Case Study: Suffolk County, NY, Records Management


Tagence visited our records storage facility and took the time to understand our system before suggesting improvements. With their help, we reorganized our shelf numbering system, and created a workflow to allow remote offices to print their own barcode labels and request records pickup online. — Chris Naples, Suffolk County Supervisor Systems Analyst

Project Statistics

Departments integrated: 27
HPRM users: 50
Physical boxes to be cataloged: 50,000+
Number of retention schedules: 60+
Physical storage areas integrated: 11
Workflows in use: 5


Suffolk County, New York is among the oldest and most populous counties in the country. Over the course of its 334-year history, it has accumulated a substantial quantity of physical records in the county Records Management Center, a warehouse previously used to assemble BOMARC missiles during the Cold War. The archives staff used a simple Access database to keep track of the thousands of boxes and artifacts in the warehouse.


New York’s State Archives determined that electronic records management is a huge challenge for local governments and is the weakest part of most local government records management programs, so made grant funding available to local governments for pilot programs designed to tackle the challenge. Suffolk County’s archives staff defined requirements for a modern Records Management Application (RMA) that would effectively handle both electronic and physical records in the same system, and obtained a grant to meet the electronic records pilot goals and incorporate the existing physical archives into the new electronic system.


The requirement for a robust physical records management as an integral component of the system led Tagence to select HPE Content Manager (HPCM) as the software component of the solution. Out of the box, HPCM tracks physical records via the space management module that allows for structured warehouse-style object storage tracking and location-based physical tracking.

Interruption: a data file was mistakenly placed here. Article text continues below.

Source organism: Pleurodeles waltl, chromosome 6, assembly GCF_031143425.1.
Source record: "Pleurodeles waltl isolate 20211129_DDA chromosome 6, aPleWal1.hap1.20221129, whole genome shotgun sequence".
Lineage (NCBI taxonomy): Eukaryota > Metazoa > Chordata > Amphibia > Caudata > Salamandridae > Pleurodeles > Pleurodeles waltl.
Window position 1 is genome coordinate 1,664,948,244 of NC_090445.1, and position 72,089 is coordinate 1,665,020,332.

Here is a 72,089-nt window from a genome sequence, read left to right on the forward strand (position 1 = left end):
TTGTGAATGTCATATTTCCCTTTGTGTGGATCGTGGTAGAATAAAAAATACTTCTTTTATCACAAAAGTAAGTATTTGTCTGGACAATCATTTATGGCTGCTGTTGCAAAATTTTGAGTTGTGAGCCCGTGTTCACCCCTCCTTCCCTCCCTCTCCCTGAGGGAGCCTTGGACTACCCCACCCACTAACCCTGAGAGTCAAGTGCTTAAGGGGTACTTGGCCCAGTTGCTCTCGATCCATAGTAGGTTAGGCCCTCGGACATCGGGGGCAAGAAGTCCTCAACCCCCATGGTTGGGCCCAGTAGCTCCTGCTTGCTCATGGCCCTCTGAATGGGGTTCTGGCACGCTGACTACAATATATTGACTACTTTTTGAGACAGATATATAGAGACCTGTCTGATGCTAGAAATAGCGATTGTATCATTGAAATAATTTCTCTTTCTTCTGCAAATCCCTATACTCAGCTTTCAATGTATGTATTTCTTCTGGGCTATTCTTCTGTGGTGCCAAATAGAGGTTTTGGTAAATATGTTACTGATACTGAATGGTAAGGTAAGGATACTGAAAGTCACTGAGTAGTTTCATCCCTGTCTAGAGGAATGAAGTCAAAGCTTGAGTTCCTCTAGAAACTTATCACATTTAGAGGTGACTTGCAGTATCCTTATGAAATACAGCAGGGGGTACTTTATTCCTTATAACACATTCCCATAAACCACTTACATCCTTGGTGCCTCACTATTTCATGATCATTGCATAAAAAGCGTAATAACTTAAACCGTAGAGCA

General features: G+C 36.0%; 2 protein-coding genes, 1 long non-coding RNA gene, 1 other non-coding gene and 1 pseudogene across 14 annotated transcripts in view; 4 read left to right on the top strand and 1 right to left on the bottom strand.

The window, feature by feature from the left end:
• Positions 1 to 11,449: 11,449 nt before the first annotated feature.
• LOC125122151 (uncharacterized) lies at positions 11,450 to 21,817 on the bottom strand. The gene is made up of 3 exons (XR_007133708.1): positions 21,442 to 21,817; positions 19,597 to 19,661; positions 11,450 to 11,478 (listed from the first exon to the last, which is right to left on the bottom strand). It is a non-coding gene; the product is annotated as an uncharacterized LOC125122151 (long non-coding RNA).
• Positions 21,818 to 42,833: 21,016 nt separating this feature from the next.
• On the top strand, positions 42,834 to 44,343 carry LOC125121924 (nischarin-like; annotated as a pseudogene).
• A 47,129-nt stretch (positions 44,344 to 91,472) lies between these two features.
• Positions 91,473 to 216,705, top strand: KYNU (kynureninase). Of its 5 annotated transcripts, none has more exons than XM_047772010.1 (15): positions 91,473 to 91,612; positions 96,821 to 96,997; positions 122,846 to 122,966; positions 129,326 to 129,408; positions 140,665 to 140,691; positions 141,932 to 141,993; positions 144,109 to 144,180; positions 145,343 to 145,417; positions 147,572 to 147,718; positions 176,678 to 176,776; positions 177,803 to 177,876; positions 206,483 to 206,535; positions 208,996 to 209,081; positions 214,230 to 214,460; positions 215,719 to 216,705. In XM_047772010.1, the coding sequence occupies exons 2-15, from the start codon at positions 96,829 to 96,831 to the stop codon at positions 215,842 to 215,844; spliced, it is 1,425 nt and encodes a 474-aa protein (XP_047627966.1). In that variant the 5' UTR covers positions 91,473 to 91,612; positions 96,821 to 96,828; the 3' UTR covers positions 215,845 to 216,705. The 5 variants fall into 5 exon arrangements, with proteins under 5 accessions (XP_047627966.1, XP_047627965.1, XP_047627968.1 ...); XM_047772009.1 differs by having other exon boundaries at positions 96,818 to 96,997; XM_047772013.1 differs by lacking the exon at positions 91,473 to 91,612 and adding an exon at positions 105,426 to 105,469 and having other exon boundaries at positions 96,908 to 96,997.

Tagence and Suffolk County project team members redesigned the shelf numbering scheme in the Records Management Center and configured the HPCM space management module to match the new scheme. State disposition schedules were mapped to record types and entered. Data from the legacy Access database was cleaned up, validated and imported into the new system.
After documenting existing processes and visiting the Records Management Center to observe firsthand how they functioned in practice, Tagence worked with County staff to translate the existing manual procedures into electronic workflows and forms that can be used for the legacy physical records, newly-created physical records, and newly-created electronic records. The new electronic system enabled consistency of practice, and enforces standardized metadata terms across the entire county.

Tagence held in-person classroom training for all users and in-depth training for system administrators, and provided Quick Reference Guides customized for the County’s HPCM configuration to each user.


Compliant records management

Each county department, from the Police Department to Public Works to the Human Rights Commission, now can log into the County HPCM portal and request a records pickup from the County Records Management Center. This starts a structured workflow process that manages the records from labeling through ingestion, inventory, tracking, storage, retrieval and disposition in compliance with New York State’s records retention schedule.

Rapid search and retrieval

County staff can now search for records using partial words, fragments or word collections, with Boolean search logic, and quickly see a complete result set. Because the metadata attached to each record is standardized, search filters produce reliable, repeatable results. Commonly-used search filters can be saved for use by all users or by each individual user.

Increased security

HPCM’s layered security scheme grants access only to the records each user requires, and maintains a full audit log of all actions taken on any given record.

Increased efficiency

A full integration with Microsoft Office allows County staff to declare records directly into HPCM, without the need to save, print, scan or otherwise handle the record multiple times. Pre-formatted templates speed up data entry and maintain consistency.


Suffolk County is the fourth most populated county in New York. The Suffolk County Clerk, in addition to serving as Registrar, is the duly designated Records Management Officer (RMO) for all County agencies and departments, exclusive of the District Attorney, Family Court and District Court. As one of the largest employers on Long Island, Suffolk County Government employs approximately 10,00 people in 800 job titles in 22 departments.